Thanks Jan! I'm curious...have you tried out Second Life? There are a few theater venues built in there that seem to be hosting shows: http://secondlife.com/desti...http://secondlife.com/desti...http://secondlife.com/desti...I keep trying to find a video that conveys what it's like to be in Second Life, but it never does it justice...because when you're "in world," it does feel like anything might happen. But it is almost too intense for me...the only time I did it was when I was sick in bed for 10 days a few years ago. Learning curve is a little steep and the clientele can be creepy. Didn't hook me enough to want to go back. But, I tell you, when you can't otherwise move, it was great to be able to fly and put on a costume and meet people from all over. I never actually caught a show, though, other than some musicians playing. What things have you seen that make you curious or want to share?

Happy to see someone approach this subject on the HowlRound! There is so much to explore when you bring theatre and tech (new media) together. Of course, it is a very cool new delivery system. Creators/Makers can use the internet to connect to an audience (or participants) in places all over the world. And theatre can still be "live" and I don't mean simply "streaming". There needs to be some serious thought and experimentation in this area. I've been obsessed with the idea of "digital theatre". What is the user (audience) experience design for it? Not looking to recreate a live theatre experience. I'm more interested in how we reinvent it. There are also so many amazing theatre and performance artists bringing tech into traditional (and not so traditional) theatre spaces. What if we also turn that idea around? Let's find ways to bring/borrow what's so wonderful about theatre (a living world, deeper connection to characters and story or experience, a feeling that anything might happen, etc.) into the new media space and see what happens! Great piece! Thanks for posting, Emily!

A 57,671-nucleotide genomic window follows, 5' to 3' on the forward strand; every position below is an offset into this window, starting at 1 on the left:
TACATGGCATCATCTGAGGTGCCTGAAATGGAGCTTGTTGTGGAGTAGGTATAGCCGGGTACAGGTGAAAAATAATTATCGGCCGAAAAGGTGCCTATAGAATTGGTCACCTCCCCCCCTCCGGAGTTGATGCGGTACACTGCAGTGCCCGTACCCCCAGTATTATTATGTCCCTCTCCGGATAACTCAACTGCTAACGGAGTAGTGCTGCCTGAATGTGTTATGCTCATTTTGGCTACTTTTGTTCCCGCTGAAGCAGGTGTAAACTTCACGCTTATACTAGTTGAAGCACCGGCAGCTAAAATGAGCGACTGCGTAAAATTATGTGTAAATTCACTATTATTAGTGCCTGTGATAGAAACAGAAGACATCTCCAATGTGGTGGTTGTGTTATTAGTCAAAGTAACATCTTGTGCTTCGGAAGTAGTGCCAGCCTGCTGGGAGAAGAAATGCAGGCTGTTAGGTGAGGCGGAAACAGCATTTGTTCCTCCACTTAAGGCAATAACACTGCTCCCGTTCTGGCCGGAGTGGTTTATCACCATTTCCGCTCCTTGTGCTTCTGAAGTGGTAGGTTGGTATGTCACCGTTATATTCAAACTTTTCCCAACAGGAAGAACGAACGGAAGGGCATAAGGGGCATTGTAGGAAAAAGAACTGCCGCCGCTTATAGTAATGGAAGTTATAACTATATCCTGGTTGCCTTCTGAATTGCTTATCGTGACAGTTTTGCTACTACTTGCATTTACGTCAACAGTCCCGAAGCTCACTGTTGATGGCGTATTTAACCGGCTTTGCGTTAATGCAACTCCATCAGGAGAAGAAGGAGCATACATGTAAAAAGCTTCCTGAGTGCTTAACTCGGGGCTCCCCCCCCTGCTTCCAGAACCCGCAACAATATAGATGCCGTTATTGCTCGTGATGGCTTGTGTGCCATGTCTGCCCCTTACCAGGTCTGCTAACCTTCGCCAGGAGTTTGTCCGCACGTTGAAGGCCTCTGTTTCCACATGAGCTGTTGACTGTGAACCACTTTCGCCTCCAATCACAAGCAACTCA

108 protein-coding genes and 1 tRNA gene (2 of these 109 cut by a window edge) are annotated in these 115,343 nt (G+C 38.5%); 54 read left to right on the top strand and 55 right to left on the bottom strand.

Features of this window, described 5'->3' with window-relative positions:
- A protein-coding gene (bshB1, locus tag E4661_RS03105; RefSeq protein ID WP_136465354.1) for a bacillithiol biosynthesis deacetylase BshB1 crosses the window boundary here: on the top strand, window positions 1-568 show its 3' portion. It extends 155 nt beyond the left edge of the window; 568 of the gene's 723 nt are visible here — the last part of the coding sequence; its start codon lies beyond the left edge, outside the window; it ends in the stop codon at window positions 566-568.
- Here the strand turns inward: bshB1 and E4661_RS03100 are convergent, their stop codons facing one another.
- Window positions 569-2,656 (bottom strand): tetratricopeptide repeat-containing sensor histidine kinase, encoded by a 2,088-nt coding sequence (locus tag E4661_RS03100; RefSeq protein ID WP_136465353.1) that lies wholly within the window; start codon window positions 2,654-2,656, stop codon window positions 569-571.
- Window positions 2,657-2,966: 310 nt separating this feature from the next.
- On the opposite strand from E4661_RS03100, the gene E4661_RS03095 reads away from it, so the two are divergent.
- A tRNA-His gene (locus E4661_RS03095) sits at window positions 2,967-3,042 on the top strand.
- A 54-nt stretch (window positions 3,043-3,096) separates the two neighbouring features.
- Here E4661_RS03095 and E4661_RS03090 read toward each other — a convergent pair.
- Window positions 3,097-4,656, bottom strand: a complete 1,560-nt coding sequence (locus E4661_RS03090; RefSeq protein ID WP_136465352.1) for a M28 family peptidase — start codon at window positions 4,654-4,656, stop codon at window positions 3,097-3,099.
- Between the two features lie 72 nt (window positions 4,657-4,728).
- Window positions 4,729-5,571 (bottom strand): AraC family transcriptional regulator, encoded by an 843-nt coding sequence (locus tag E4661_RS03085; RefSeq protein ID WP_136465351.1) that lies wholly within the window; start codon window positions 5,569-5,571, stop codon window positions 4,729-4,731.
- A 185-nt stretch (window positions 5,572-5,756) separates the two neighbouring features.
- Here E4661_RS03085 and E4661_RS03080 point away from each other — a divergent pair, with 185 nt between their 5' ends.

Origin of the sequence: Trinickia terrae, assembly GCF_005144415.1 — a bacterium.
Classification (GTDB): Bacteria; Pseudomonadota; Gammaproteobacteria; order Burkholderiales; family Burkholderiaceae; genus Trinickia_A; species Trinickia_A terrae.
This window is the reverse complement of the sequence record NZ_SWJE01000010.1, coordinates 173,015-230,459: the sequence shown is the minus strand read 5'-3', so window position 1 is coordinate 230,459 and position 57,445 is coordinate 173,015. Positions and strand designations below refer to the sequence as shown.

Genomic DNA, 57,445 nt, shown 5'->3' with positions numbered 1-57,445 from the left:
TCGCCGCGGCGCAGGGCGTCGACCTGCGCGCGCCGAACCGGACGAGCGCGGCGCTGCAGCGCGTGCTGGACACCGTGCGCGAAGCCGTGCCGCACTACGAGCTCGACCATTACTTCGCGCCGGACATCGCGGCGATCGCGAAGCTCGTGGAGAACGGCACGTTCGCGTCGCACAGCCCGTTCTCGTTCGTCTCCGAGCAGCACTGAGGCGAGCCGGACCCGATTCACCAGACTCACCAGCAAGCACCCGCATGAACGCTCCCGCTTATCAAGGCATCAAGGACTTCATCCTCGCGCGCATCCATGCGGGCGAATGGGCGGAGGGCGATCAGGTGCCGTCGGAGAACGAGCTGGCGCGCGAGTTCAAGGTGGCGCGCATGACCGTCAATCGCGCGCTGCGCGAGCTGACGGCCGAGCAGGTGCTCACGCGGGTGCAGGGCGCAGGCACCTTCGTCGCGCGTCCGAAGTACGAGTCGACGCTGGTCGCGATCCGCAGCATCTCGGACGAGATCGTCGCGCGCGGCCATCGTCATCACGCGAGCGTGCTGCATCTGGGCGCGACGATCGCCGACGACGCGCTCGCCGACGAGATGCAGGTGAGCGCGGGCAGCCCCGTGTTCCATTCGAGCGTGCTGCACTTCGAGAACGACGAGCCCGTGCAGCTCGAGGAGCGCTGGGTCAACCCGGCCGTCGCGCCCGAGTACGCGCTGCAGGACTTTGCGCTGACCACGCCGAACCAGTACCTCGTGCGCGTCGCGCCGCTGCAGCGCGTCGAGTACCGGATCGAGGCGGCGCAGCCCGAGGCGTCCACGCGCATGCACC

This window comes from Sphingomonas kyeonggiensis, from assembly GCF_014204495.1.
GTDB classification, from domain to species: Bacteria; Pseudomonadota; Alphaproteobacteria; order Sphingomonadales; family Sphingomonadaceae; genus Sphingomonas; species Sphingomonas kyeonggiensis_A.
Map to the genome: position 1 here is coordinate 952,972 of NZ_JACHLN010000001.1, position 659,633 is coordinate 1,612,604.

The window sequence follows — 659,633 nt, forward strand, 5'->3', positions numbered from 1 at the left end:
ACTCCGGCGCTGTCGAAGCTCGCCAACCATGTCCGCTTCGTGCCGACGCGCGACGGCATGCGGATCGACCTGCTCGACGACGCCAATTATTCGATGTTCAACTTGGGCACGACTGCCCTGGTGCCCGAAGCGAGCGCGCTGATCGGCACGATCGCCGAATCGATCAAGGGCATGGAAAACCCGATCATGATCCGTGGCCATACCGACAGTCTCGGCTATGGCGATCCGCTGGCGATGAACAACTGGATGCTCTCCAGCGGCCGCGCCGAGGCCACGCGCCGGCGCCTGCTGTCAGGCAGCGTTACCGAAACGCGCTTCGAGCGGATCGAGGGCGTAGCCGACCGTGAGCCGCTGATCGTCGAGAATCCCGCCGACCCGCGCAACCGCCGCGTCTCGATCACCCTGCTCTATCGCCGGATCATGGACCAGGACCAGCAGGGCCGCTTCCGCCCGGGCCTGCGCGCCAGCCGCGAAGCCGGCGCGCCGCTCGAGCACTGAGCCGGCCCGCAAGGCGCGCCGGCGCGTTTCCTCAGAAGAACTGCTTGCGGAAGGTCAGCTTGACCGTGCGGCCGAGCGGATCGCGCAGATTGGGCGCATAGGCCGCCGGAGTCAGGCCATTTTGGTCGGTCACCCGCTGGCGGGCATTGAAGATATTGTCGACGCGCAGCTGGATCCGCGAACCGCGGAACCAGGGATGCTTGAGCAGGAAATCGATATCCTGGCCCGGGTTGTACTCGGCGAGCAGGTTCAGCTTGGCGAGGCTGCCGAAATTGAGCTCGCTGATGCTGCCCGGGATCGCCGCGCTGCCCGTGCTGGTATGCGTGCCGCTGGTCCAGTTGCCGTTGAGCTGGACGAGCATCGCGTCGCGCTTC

Jim: That's just the thing, why do we have to have the dichotomy? Technology vs. live? Apples and oranges are both fruits, they both provide sustenance. Stories provide sustenance, in all media. The space-time-matter of the expression changes. Isn't theatre just another medium? And by keeping the "live is better/special" argument alive, not embracing theatre as (just) another media in a wide array of dramatic storytelling options, aren't we helping to render it irrelevant in a time when culture is exploding with mediated expression? The old improve slogan comes to mind: "Yes, and..."

An interesting and provocative article that explores a number of pertinent issues. Essentially, I believe the article is about the relationship of FORM and CONTENT, something which must be seriously considered in any sort of art work.

The ongoing debate about technology vs live will never be settled...apples and oranges, eh?